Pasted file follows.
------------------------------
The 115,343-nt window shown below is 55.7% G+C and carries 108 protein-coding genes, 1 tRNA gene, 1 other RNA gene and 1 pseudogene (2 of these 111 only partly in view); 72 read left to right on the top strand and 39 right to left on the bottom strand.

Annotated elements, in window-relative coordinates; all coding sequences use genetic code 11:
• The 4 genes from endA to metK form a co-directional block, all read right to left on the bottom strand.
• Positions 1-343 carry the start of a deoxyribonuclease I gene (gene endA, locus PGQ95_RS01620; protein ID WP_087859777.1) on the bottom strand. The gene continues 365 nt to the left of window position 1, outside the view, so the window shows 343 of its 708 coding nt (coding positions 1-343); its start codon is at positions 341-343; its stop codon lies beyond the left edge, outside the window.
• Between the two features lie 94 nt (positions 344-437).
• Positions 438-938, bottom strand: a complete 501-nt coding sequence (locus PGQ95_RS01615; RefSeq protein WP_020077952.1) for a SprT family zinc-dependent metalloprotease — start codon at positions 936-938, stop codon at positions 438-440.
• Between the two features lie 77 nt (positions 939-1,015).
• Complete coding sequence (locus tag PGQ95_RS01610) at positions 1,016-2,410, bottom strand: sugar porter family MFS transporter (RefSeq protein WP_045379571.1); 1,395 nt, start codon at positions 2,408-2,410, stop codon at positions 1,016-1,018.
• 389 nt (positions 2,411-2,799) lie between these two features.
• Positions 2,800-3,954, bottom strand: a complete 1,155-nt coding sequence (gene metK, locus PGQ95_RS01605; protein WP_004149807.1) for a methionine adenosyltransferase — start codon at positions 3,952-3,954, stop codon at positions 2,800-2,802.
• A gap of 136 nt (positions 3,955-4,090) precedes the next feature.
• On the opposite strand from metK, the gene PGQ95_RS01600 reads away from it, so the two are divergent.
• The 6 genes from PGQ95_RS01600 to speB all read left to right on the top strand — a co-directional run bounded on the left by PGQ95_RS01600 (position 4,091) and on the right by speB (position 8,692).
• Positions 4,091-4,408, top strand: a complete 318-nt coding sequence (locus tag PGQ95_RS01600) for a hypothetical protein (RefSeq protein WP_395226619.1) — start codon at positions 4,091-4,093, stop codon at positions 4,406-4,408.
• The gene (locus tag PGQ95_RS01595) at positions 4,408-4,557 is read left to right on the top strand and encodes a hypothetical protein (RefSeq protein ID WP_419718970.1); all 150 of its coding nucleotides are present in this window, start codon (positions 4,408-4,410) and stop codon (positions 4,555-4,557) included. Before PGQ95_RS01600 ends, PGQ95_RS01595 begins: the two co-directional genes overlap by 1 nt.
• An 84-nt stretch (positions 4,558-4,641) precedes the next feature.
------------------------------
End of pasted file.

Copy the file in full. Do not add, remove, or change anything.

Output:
The 115,343-nt window shown below is 55.7% G+C and carries 108 protein-coding genes, 1 tRNA gene, 1 other RNA gene and 1 pseudogene (2 of these 111 only partly in view); 72 read left to right on the top strand and 39 right to left on the bottom strand.

Annotated elements, in window-relative coordinates; all coding sequences use genetic code 11:
• The 4 genes from endA to metK form a co-directional block, all read right to left on the bottom strand.
• Positions 1-343 carry the start of a deoxyribonuclease I gene (gene endA, locus PGQ95_RS01620; protein ID WP_087859777.1) on the bottom strand. The gene continues 365 nt to the left of window position 1, outside the view, so the window shows 343 of its 708 coding nt (coding positions 1-343); its start codon is at positions 341-343; its stop codon lies beyond the left edge, outside the window.
• Between the two features lie 94 nt (positions 344-437).
• Positions 438-938, bottom strand: a complete 501-nt coding sequence (locus PGQ95_RS01615; RefSeq protein WP_020077952.1) for a SprT family zinc-dependent metalloprotease — start codon at positions 936-938, stop codon at positions 438-440.
• Between the two features lie 77 nt (positions 939-1,015).
• Complete coding sequence (locus tag PGQ95_RS01610) at positions 1,016-2,410, bottom strand: sugar porter family MFS transporter (RefSeq protein WP_045379571.1); 1,395 nt, start codon at positions 2,408-2,410, stop codon at positions 1,016-1,018.
• 389 nt (positions 2,411-2,799) lie between these two features.
• Positions 2,800-3,954, bottom strand: a complete 1,155-nt coding sequence (gene metK, locus PGQ95_RS01605; protein WP_004149807.1) for a methionine adenosyltransferase — start codon at positions 3,952-3,954, stop codon at positions 2,800-2,802.
• A gap of 136 nt (positions 3,955-4,090) precedes the next feature.
• On the opposite strand from metK, the gene PGQ95_RS01600 reads away from it, so the two are divergent.
• The 6 genes from PGQ95_RS01600 to speB all read left to right on the top strand — a co-directional run bounded on the left by PGQ95_RS01600 (position 4,091) and on the right by speB (position 8,692).
• Positions 4,091-4,408, top strand: a complete 318-nt coding sequence (locus tag PGQ95_RS01600) for a hypothetical protein (RefSeq protein WP_395226619.1) — start codon at positions 4,091-4,093, stop codon at positions 4,406-4,408.
• The gene (locus tag PGQ95_RS01595) at positions 4,408-4,557 is read left to right on the top strand and encodes a hypothetical protein (RefSeq protein ID WP_419718970.1); all 150 of its coding nucleotides are present in this window, start codon (positions 4,408-4,410) and stop codon (positions 4,555-4,557) included. Before PGQ95_RS01600 ends, PGQ95_RS01595 begins: the two co-directional genes overlap by 1 nt.
• An 84-nt stretch (positions 4,558-4,641) precedes the next feature.